Another excitable week in my world, folks. Honest is now out, and Honest is now out. Besides coming to an abrupt and unexpected conclusion that I really don’t like “I Won,” I also sought out some other songs this week.
At first, I chalked “Jug & Finesse” up as a dope albeit unexpected collaboration between two seemingly different artists. But, then I knocked the rainbows, butterflies, and glitter out of my brain, and realized that ZMoney and Danny Brown really make sense.
Particularly, they both have deliveries that are way different than what we’re all used to. Danny has obviously been around much longer, whereas ZMoney is relatively new to the game, but both of their highly unique styles mesh well in this case. Whether it’s true or not, I can’t help but get the vibe that Danny Brown is acting like a mentor, or maybe big brother would be more accurate, to the young Chicago rapper.
ZMoney has a tape called The Greatest Trap Show On Earth, and with a title like that, I doubt that it’s even possible for it to disappoint.
Curtis Williams – “Danco James”
Curtis Williams is still one of the most least known, well known rappers. In other words, way more people should be hip to him than tend to be, and people such as myself will continue to praise Half Forgotten Day Dreams.
“Danco James,” as some might infer from the title, was a release for the one of the two holidays that happened to fall on last Sunday. Not to drop a spoiler alert, but yes, Curtis Williams made a song about Easter, obviously.
Even if it’s a day that you don’t observe…or even if you don’t smoke weed and could really care less about the fact that it’s legal in your state because it was already practically legal, Curtis Williams still manages to craft a song that’s so dope that that’s all slightly irrelevant.
Rome Fortune Ft. PeeWee Longway – “Get That” (Prod. By Dun Deal)
Rome Fortune is always, somewhat quietly it seems, making off-the-beaten-path, quality music and not waiting around for people to realize how dope he is before he moves on to his next project.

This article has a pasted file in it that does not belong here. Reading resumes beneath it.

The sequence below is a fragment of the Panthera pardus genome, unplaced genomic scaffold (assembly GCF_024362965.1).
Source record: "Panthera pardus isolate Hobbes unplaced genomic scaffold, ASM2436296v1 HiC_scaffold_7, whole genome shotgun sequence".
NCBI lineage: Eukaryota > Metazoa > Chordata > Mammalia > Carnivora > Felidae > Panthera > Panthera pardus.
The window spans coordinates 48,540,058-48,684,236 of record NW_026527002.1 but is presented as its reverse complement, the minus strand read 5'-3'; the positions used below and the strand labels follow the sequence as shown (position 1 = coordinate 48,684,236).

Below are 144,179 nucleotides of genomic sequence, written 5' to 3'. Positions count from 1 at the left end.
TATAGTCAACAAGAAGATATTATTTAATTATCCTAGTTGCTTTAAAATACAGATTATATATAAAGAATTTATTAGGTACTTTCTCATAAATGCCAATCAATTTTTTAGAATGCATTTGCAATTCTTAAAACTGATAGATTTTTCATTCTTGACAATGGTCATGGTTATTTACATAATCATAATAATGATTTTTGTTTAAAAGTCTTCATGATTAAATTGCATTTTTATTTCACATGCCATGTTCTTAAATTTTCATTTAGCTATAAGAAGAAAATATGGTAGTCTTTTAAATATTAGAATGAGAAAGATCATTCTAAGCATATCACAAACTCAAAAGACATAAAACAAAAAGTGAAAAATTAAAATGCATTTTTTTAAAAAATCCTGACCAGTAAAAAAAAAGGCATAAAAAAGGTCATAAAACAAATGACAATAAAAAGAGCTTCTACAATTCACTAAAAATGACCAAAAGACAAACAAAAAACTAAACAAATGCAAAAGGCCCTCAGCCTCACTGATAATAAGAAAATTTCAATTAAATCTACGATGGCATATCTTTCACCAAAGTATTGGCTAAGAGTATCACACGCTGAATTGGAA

“Get That” is surprisingly lighthearted and upbeat, both in DunDeal’s instrumental and feeling. Meanwhile, PeeWee Longway just gets better and better, sounding more and more effortless in his deliveries, and as a result, appearing in my Feedly almost as frequently as his unofficial sidekick Young Thug. Did I mention how I’m not mad at anything of this?
The trend of a one rapper, one producer project hasn’t fizzled out yet, and Rome Fortune and DunDeal are combining their powers on Drives, Thighs, & Lies.
Kolley – “Real Love” (Prod. By Big K.R.I.T.)
I really don’t care one way or another that Kolley is from a small town, as if a teeny tiny town of 235 can’t produce a rapper. That really gets me thinking (uh oh), and makes me wonder how many rappers there are per capita in my city. If we said that there is going to be one decent rapper out of 235, and Google says that as of 2012 there are 634,535 people here, well, that math breaks out to about 2,712 rappers in Seattle. That seems about right.
Now that I’ve basically completely digressed, Kolley is from Bassfield, Mississippi. He’s the latest to be blessed with a especially soulful Big K.R.I.T. beat in “Real Love.” He also dropped a song with Metro Boomin earlier in the week – two songs in one week is a risky move – but I’m inclined to favor the more soulful “Real Love” over “Too Much,” even though Metro frequently produces fire.
A. Ware – “Yellow Watermelon” Video
A Ware and Corey Davis, better known together as Mach Five, seem like a couple of the coolest dudes out there. Actually, that’s a lie. I met them briefly one time, and can confirm that that is, in fact, a fact.
Anyhow, A. Ware is off on his own now, and has taken a turn to the whimsical with “Yellow Watermelon,” which is basically the opposite of Violence. The black and white video has a decidedly romantic air to it, and Good Morning Midnight should be an interesting project from an interesting artist.
The Devil – Violence Mixtape
If ever the word “Mixtape” didn’t describe a multi track project, it’s now. Derek Schklar, aka The Devil, returns with Violence, and continues to purposely defy conventional categories with this body of work.
As a moniker like The Devil suggests, there is nothing about this that is for the weak of heart. He continues in the vein of last year’s The Harbinger, but sounding darker and slightly more unhinged. Or, the way that I like to look at it is that it makes one think between the Southern beats, various verses, news clips, and Johnny Cash.
After The Harbinger dropped, it took me longer than it should have to realize that he isn’t actually rapping. Instead, it’s like he’s more of an evil master, corralling rappers – DTE has a heavy presence here – and plunging into the darkness and despair that is prevalent in the world but easy to overlook. The Devil is shrouded in mystery, and I like that.
With a score of -196 at Livemixtapes, that’s as good as an reason that I can say in this space as to why you should check it out.
Download — The Devil – Violence Mixtape